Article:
We also perform the comparative static of changing the degree of ﬁnancial development in our model economies. In particular, we decrease the credit costs in Bulgaria to the British level. We ﬁnd that following this experiment, the diﬀerence in growth rates between the smallest and largest ﬁrms decrease from 37 percentage points to 18 percentage points. Lower credit costs also increase the diﬀerence in leverage ratios from -21 percentage points to 9 3 percentage points. Thus, our model is fully consistent with the evidence that in economies with better ﬁnancial development the diﬀerence in growth rates of small versus large ﬁrms is lower yet the diﬀerence in leverage ratios of small versus large ﬁrms is bigger.
Changing credit costs also has a level eﬀect for the overall average debt ﬁnancing and for the output of the small ﬁrms. In this experiment, the average debt to asset ratio increases from 0.60 to 0.73 and the output of the small ﬁrms increase by 19%. However, we ﬁnd that although ﬁnancial development appear as a major determinant for the diﬀerential relation of ﬁrms size with growth and leverage across countries, the overall average growth rate and size of ﬁrms are driven by other factors such as the productivity process for ﬁrms.
The paper is related to the literature that studies the implications of ﬁnancial frictions and agency problem for the dynamics and sizes of ﬁrms. Our model is closest to Cooley and Quadrini (2001) who develop a model where ﬁnancing restrictions arise from limited commitment in debt contracts and show that these frictions can deliver quantitatively large diﬀerences in the growth rate of small versus large ﬁrms. However, we concentrate on how the degree of ﬁnancial development across countries can help explain the diﬀerential ﬁnancing and growth patterns of small ﬁrms. Moreover, contrary to Cooley and Quadrini’s model, our model does not impose an upper bound on the level of liquid assets, which limits the precautionary motive for debt use. In addition, we use ﬁrm level data to discipline the extent to which ﬁnancial considerations impacts growth rates. Our paper is also related to Albuquerque and Hopenhayn (2004) who focus on the eﬀects of enforcement problems and solve for the optimal state contingent contract. Our environment is diﬀerent from theirs in that we consider an incomplete set of assets. Incomplete markets allow for ﬁrms in the model with a history of bad shock to decrease their value while increasing debt holdings through time and allow precautionary savings to play a role.
Clementi and Hopenhayn (2006) and Quadrini (2004) study ﬁnancial constraints that arise due to informational asymmetries between the lender and the entrepreneur and show that moral hazard considerations can rationalize borrowing constraints, which makes investment sensitive to cash ﬂows. They show that information asymmetries can also provide a rationale for the relation between growth and size. De Marzo and Fishman (2007) study the eﬀects on investment within a large set of agency problems between equity and debt holders. They ﬁnd that the positive relation between investment and current and past cash ﬂows is robust to a large class of optimal contracting models that feature informational asymmetries. Moreover, they ﬁnd that leverage ratios are larger for small ﬁrms. Our model generates a similar 4 dependency of investment to cash ﬂow due to imperfections in ﬁnancial markets; however, our model provides a rationale for why small ﬁrms can have higher or lower leverage ratios relative to large ﬁrms depending on the degree of ﬁnancial development.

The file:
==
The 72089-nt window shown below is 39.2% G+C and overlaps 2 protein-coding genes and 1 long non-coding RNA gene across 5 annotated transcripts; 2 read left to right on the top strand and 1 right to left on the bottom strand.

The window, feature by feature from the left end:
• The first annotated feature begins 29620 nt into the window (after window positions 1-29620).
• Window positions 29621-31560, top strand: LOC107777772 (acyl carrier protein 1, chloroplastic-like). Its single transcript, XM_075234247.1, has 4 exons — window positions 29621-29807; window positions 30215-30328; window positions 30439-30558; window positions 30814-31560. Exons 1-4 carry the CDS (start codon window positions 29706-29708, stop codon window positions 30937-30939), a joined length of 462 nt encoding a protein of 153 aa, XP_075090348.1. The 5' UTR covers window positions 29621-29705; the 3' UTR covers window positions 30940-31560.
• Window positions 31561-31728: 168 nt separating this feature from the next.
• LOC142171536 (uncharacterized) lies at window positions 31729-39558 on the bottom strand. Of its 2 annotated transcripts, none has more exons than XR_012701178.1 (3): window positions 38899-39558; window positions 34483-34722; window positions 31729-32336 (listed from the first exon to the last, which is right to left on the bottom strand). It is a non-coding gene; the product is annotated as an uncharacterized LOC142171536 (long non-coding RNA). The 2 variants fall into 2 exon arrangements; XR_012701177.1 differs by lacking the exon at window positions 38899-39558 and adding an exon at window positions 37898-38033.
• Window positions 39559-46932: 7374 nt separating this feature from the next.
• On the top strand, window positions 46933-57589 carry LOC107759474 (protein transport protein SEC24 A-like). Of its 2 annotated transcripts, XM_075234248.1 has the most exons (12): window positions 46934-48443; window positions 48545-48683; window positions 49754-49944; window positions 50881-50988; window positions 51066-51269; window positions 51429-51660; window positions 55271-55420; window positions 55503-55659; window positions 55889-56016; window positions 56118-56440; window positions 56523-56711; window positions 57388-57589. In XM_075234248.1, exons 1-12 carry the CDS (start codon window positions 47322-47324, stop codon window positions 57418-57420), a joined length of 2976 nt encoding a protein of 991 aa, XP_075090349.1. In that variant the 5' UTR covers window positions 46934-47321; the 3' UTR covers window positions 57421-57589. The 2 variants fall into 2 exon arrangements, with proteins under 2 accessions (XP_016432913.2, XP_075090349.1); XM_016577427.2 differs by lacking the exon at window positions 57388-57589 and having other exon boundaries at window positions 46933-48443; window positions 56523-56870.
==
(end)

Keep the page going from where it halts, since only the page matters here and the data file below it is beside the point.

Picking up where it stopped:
The paper is also related to a vast literature on the optimal capital structure of ﬁrms in corporate ﬁnance, which is motivated by the classic Modigliani-Miller irrelevance propositions.3 Among various strands of theories on capital structures, our model falls into the dynamic trade-oﬀ theory. Two close works in this strand of literature are Hennessy and Whited (2005) and Miao (2005). Hennessy and Whited (2005) develop a dynamic trade-oﬀ model with the presence of taxes and ﬁnancial distress costs. They model corporate taxes to be progressive which induces larger ﬁrms to use debt more because they face higher tax rates. Interestingly, this theory is at odds with the data in the United Kingdom where corporate taxes are progressive, yet the relation between size and leverage is negative. Miao (2005) develops a model where ﬁrms choose debt and exit decisions to optimally respond to stochastic productivities. However, the debt decision is static as all ﬁrms choose only the same perpetuity level of debt when they enter. In his model, small ﬁrms with low productivity shocks have higher leverage ratios because their equity value is small. In our paper, the ﬁrm’s debt decision is dynamic, ﬁrms can choose to exit, and the interest on debt is time varying, reﬂecting endogenous default probabilities. In addition, our framework rationalizes that small ﬁrms can have smaller debt to asset ratios because debt is more constrained for them given their higher default probabilities.
2 Empirical Facts In this section, we study the empirical relation of ﬁrm size with debt ﬁnancing and growth across countries. Contrary to other studies on growth and ﬁnancing that have analyzed individual countries or only the public ﬁrms, our work documents these relations for comprehensive ﬁrm level datasets that include a large number of small private ﬁrms across many countries. We ﬁnd that these relations vary systematically with the degree of ﬁnancial development across countries as follows. First, in countries with stronger ﬁnancial development, small ﬁrms use more debt ﬁnancing than large ﬁrms relative to those in countries with weaker ﬁnancial development. Second, small ﬁrms tend to grow faster than large ﬁrms in all countries, but by more in countries with weaker ﬁnancial development.
We ﬁrst describe the ﬁrm-level database, Amadeus, which we use for the analysis of ﬁrms in 22 European countries. We then highlight our ﬁndings with two example countries: the 3 See Harris and Raviv (1991) for a comprehensive review.
5 United Kingdom and Bulgaria. The United Kingdom is much more ﬁnancially developed than Bulgaria. Relative to large ﬁrms, small ﬁrms use more debt ﬁnancing in the UK, but less in Bulgaria. Small ﬁrms grow faster than large ﬁrms in both countries, but by more in Bulgaria than in the UK. We then present our main empirical ﬁndings regarding the debt ﬁnancing and growth patterns of ﬁrms in 22 European countries that vary in their ﬁnancial development.